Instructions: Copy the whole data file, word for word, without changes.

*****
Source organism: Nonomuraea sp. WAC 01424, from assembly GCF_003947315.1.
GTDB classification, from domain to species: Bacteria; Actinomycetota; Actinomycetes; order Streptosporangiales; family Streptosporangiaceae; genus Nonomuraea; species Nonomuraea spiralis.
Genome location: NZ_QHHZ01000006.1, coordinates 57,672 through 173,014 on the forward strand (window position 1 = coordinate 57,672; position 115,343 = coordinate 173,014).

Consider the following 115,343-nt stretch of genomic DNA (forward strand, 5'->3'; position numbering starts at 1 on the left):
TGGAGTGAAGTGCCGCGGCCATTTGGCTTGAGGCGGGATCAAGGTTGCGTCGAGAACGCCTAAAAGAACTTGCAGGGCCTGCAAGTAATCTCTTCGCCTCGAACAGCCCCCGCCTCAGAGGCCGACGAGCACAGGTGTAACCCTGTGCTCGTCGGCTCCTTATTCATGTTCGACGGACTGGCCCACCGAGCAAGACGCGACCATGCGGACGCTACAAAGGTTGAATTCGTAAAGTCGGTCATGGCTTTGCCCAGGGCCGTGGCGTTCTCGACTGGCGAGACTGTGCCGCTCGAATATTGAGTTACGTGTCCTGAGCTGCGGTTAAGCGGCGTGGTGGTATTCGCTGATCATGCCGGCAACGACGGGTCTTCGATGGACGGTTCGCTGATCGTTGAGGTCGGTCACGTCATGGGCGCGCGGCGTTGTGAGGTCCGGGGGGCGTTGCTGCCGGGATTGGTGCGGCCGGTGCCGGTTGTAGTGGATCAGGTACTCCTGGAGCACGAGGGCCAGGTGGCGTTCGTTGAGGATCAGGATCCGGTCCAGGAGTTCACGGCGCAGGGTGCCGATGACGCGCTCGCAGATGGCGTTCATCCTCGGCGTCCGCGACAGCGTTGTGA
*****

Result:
Source organism: Nonomuraea sp. WAC 01424, from assembly GCF_003947315.1.
GTDB classification, from domain to species: Bacteria; Actinomycetota; Actinomycetes; order Streptosporangiales; family Streptosporangiaceae; genus Nonomuraea; species Nonomuraea spiralis.
Genome location: NZ_QHHZ01000006.1, coordinates 57,672 through 173,014 on the forward strand (window position 1 = coordinate 57,672; position 115,343 = coordinate 173,014).

Consider the following 115,343-nt stretch of genomic DNA (forward strand, 5'->3'; position numbering starts at 1 on the left):
TGGAGTGAAGTGCCGCGGCCATTTGGCTTGAGGCGGGATCAAGGTTGCGTCGAGAACGCCTAAAAGAACTTGCAGGGCCTGCAAGTAATCTCTTCGCCTCGAACAGCCCCCGCCTCAGAGGCCGACGAGCACAGGTGTAACCCTGTGCTCGTCGGCTCCTTATTCATGTTCGACGGACTGGCCCACCGAGCAAGACGCGACCATGCGGACGCTACAAAGGTTGAATTCGTAAAGTCGGTCATGGCTTTGCCCAGGGCCGTGGCGTTCTCGACTGGCGAGACTGTGCCGCTCGAATATTGAGTTACGTGTCCTGAGCTGCGGTTAAGCGGCGTGGTGGTATTCGCTGATCATGCCGGCAACGACGGGTCTTCGATGGACGGTTCGCTGATCGTTGAGGTCGGTCACGTCATGGGCGCGCGGCGTTGTGAGGTCCGGGGGGCGTTGCTGCCGGGATTGGTGCGGCCGGTGCCGGTTGTAGTGGATCAGGTACTCCTGGAGCACGAGGGCCAGGTGGCGTTCGTTGAGGATCAGGATCCGGTCCAGGAGTTCACGGCGCAGGGTGCCGATGACGCGCTCGCAGATGGCGTTCATCCTCGGCGTCCGCGACAGCGTTGTGA